Pope Implicated in Wisconsin Abuse Cover-Up

A devastating New York Times story uncovers internal correspondence

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UPDATE: Andrew Sullivan has penned an incredible response to this news, looking deep into the impulses at work in the abuse scandal, and calling for the pope's resignation. "It's hard to imagine a deeper crisis for the Catholic hierarchy than this," he says. "If the church is to survive--and it will because it is the vessel of eternal truth--it will have to go through a wrenching transformation." That starts, he concludes, "with the resignation of this Pope and an end to priestly celibacy."

On Thursday, the New York Times drops a bombshell of a story in the ongoing Catholic abuse scandal. The Times' Laruie Goodstein reports the case of a priest molesting "as many as 200 deaf boys" in Wisconsin, and reveals "internal correspondence from bishops in Wisconsin directly to Cardinal Joseph Ratzinger, the future pope." The molesting priest was never reported, and was not even defrocked. A "secret canonical trial" was even stopped after the preist--Father Murphy--"personally wrote to Cardinal Ratzinger" asking not to be tried.

Unsurprisingly, given lingering questions about the extent of the pope's involvement in coverup cases, the story is already sending shockwaves through the blogosphere. Here's how people are processing what this new case means for an institution already in crisis:

  • Now Shows Pope 'Directly Involved,' marvels Americablog's Joe Sudbay. "It's hard to grasp how Benedict has any credibility or moral authority." He also adds that this "Kind of goes to show you why we still need newspapers, and especially the New York Times. Their reporter, Laurie Goodstein, deserves a medal for this story."
  • How Can These People Be Telling Us What to Do? Attaturk at progressive Firedoglake shakes his head: "And these are the folks that dictate ... and sadly, have the political muscle ... over reproductive rights in major health care legislation."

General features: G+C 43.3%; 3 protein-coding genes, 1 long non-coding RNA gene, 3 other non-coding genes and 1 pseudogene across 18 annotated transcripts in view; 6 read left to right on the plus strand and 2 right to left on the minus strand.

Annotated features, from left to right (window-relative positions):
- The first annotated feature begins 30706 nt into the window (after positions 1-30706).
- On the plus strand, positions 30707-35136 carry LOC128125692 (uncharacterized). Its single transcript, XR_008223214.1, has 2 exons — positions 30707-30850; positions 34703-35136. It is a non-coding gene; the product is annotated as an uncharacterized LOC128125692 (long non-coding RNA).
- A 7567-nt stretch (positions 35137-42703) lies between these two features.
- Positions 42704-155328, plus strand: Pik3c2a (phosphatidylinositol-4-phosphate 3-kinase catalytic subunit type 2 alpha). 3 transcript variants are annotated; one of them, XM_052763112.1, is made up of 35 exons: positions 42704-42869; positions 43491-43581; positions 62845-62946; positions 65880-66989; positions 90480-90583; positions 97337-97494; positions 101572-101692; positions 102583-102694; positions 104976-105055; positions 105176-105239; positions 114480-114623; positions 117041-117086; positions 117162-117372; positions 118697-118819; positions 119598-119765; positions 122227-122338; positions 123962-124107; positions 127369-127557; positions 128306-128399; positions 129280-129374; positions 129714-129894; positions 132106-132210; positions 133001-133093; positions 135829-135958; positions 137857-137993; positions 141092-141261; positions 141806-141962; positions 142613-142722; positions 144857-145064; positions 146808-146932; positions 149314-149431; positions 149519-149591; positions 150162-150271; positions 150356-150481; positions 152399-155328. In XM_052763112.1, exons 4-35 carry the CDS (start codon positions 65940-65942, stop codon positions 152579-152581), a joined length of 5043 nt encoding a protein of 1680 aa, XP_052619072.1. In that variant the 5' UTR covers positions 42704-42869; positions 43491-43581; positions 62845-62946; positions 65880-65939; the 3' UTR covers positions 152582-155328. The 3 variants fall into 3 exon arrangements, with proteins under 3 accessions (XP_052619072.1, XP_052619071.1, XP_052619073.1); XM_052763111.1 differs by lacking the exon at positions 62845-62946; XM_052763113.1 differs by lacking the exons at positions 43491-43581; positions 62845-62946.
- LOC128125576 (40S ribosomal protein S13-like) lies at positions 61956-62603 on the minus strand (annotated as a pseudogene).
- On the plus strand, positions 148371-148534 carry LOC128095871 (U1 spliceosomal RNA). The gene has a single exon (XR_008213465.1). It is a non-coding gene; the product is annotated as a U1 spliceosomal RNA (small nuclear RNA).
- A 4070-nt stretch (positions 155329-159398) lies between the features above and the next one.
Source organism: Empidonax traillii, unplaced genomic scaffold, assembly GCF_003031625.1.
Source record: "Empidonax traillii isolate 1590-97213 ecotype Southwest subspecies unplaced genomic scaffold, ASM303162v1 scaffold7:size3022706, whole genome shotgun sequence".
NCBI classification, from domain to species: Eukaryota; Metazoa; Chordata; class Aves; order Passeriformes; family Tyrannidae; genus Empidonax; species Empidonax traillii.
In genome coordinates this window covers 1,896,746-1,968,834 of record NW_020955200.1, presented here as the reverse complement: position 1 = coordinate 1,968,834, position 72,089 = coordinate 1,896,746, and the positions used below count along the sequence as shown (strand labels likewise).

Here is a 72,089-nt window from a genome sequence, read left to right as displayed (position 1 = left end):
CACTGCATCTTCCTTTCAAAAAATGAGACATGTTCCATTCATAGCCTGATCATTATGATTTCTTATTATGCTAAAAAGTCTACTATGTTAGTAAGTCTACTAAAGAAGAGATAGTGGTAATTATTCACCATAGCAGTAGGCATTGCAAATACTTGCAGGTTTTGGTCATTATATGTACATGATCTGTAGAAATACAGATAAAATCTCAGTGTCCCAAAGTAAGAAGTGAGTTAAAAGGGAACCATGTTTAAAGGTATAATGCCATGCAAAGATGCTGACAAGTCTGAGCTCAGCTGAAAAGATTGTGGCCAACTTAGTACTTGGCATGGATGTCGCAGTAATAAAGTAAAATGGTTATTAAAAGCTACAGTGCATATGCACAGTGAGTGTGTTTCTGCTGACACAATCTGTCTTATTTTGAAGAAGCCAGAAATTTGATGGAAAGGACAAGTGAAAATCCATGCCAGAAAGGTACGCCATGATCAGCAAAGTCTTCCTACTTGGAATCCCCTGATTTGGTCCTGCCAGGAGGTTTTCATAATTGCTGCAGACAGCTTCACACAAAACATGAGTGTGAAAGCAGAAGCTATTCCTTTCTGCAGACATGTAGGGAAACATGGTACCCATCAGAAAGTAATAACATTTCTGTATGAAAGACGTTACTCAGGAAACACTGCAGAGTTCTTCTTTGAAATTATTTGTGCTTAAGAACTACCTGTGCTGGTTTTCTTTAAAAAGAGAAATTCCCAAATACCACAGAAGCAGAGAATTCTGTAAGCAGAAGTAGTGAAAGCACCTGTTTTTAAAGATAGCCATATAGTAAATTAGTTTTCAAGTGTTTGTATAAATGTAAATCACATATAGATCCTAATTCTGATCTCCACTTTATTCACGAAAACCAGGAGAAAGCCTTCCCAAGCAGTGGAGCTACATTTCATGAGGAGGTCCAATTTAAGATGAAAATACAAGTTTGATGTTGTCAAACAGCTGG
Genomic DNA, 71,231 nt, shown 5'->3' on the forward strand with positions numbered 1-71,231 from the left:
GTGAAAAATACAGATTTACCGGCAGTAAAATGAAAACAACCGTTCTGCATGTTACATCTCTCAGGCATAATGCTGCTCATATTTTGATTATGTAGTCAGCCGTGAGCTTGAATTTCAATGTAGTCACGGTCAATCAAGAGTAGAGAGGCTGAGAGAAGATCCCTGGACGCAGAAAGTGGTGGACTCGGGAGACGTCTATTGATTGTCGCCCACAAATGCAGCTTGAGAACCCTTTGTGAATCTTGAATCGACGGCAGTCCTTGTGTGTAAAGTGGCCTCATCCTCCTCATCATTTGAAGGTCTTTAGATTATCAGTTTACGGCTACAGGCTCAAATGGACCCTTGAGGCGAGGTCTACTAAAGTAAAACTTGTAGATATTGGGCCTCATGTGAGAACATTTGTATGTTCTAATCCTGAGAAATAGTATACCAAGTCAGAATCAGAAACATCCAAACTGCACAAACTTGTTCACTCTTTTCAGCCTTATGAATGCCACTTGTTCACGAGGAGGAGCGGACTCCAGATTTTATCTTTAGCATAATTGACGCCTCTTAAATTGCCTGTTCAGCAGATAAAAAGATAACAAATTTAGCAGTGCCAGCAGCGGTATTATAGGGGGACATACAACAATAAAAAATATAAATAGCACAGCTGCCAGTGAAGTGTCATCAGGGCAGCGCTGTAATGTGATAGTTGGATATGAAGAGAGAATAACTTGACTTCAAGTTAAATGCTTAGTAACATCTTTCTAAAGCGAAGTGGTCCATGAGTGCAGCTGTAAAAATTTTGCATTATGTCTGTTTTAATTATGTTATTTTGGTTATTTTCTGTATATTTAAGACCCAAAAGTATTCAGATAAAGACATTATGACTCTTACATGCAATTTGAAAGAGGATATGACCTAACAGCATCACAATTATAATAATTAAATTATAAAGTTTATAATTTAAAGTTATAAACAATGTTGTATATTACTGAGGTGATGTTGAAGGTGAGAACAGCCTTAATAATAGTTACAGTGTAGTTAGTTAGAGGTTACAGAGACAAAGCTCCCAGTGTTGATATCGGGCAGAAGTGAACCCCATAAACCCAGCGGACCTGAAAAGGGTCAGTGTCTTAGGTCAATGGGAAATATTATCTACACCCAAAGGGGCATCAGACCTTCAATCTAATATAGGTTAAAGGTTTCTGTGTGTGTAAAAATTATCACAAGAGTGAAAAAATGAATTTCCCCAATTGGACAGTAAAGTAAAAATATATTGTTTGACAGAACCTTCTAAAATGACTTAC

• Why This Is Important Pandagon's Pam Spaulding neatly connects the dots for readers on the various stories. "What makes this story so significant is that in Pope Benedict's letter to the Irish flock last week, he said that the church should cooperate with local law enforcement in abuse cases, something as Cardinal he clearly had no intention of doing in order to protect the church." She also highlights the most shocking part of the story: "Pedophile Father Murphy was not only spared criminal prosecution ... --even after three successive archbishops were made aware of his sexual abuse of children--he was transferred to spend the rest of his priesthood AROUND CHILDREN."
  • And There's More Yet to Come, Probably At The Moderate Voice, Joe Windish unequivocally asserts that Ratzinger knew about abuses. He links to a fascinating ProPublica interview with Walter Robinson, the Pulitzer Prize-winning journalist who covered the Boston abuse scandal. Interviewed by Marian Wang, Windish says he's long maintained that the Boston situation couldn't be unique: "It's just that because of our good fortune, and our collective good fortune in getting the courts to order the church to release all the personnel files, we got a much better idea in Boston of how common and widespread the problem was." While this interview was before the New York Times revelations of the Wisconsin case, Windish was already expressing doubt regarding the pope's supposed ignorance of the German cases:
The fact we have one archbishop in Munich that claims not to know anything is enough to make one suspicious. So the question is, if there was complicity by the pope himself, how do you get the evidence? And the evidence is in the recollections of priests who were involved who would know, the evidence is in the personnel files, and I'm not sure under German law whether there is any way whether civil authorities could force the release of those files. ... One thing is certain. The church went to such great lengths to protect its bishops and archbishops in the U.S., you can imagine how far they'll go to protect the reputation of the pope.
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